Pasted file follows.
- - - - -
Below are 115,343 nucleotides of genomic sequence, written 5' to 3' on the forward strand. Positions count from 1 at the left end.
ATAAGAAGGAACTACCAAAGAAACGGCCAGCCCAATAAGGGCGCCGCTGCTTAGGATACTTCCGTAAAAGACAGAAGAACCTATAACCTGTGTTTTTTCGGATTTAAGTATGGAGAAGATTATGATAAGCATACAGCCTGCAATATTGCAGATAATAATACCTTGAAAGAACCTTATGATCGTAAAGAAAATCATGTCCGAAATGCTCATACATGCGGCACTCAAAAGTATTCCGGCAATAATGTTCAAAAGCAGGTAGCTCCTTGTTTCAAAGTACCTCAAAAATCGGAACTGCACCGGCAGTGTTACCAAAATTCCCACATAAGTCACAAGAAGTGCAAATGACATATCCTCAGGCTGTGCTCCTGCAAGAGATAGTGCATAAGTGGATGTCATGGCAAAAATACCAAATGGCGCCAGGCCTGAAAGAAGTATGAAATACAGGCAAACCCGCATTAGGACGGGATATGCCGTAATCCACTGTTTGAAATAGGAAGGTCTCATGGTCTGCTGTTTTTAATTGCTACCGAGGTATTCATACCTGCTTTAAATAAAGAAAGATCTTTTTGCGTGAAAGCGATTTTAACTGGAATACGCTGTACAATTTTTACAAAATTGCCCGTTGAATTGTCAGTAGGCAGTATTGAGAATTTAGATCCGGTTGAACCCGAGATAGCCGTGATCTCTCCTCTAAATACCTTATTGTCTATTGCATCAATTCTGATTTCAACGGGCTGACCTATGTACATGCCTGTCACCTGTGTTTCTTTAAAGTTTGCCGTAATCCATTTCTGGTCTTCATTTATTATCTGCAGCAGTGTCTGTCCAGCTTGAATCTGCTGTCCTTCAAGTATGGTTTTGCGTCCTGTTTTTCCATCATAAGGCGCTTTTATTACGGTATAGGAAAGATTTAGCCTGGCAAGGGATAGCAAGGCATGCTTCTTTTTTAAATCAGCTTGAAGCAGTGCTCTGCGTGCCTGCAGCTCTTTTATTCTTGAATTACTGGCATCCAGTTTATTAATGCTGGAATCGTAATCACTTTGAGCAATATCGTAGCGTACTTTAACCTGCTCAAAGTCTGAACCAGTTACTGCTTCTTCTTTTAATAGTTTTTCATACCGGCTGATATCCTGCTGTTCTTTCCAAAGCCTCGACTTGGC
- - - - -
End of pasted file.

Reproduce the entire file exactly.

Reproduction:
Below are 115,343 nucleotides of genomic sequence, written 5' to 3' on the forward strand. Positions count from 1 at the left end.
ATAAGAAGGAACTACCAAAGAAACGGCCAGCCCAATAAGGGCGCCGCTGCTTAGGATACTTCCGTAAAAGACAGAAGAACCTATAACCTGTGTTTTTTCGGATTTAAGTATGGAGAAGATTATGATAAGCATACAGCCTGCAATATTGCAGATAATAATACCTTGAAAGAACCTTATGATCGTAAAGAAAATCATGTCCGAAATGCTCATACATGCGGCACTCAAAAGTATTCCGGCAATAATGTTCAAAAGCAGGTAGCTCCTTGTTTCAAAGTACCTCAAAAATCGGAACTGCACCGGCAGTGTTACCAAAATTCCCACATAAGTCACAAGAAGTGCAAATGACATATCCTCAGGCTGTGCTCCTGCAAGAGATAGTGCATAAGTGGATGTCATGGCAAAAATACCAAATGGCGCCAGGCCTGAAAGAAGTATGAAATACAGGCAAACCCGCATTAGGACGGGATATGCCGTAATCCACTGTTTGAAATAGGAAGGTCTCATGGTCTGCTGTTTTTAATTGCTACCGAGGTATTCATACCTGCTTTAAATAAAGAAAGATCTTTTTGCGTGAAAGCGATTTTAACTGGAATACGCTGTACAATTTTTACAAAATTGCCCGTTGAATTGTCAGTAGGCAGTATTGAGAATTTAGATCCGGTTGAACCCGAGATAGCCGTGATCTCTCCTCTAAATACCTTATTGTCTATTGCATCAATTCTGATTTCAACGGGCTGACCTATGTACATGCCTGTCACCTGTGTTTCTTTAAAGTTTGCCGTAATCCATTTCTGGTCTTCATTTATTATCTGCAGCAGTGTCTGTCCAGCTTGAATCTGCTGTCCTTCAAGTATGGTTTTGCGTCCTGTTTTTCCATCATAAGGCGCTTTTATTACGGTATAGGAAAGATTTAGCCTGGCAAGGGATAGCAAGGCATGCTTCTTTTTTAAATCAGCTTGAAGCAGTGCTCTGCGTGCCTGCAGCTCTTTTATTCTTGAATTACTGGCATCCAGTTTATTAATGCTGGAATCGTAATCACTTTGAGCAATATCGTAGCGTACTTTAACCTGCTCAAAGTCTGAACCAGTTACTGCTTCTTCTTTTAATAGTTTTTCATACCGGCTGATATCCTGCTGTTCTTTCCAAAGCCTCGACTTGGC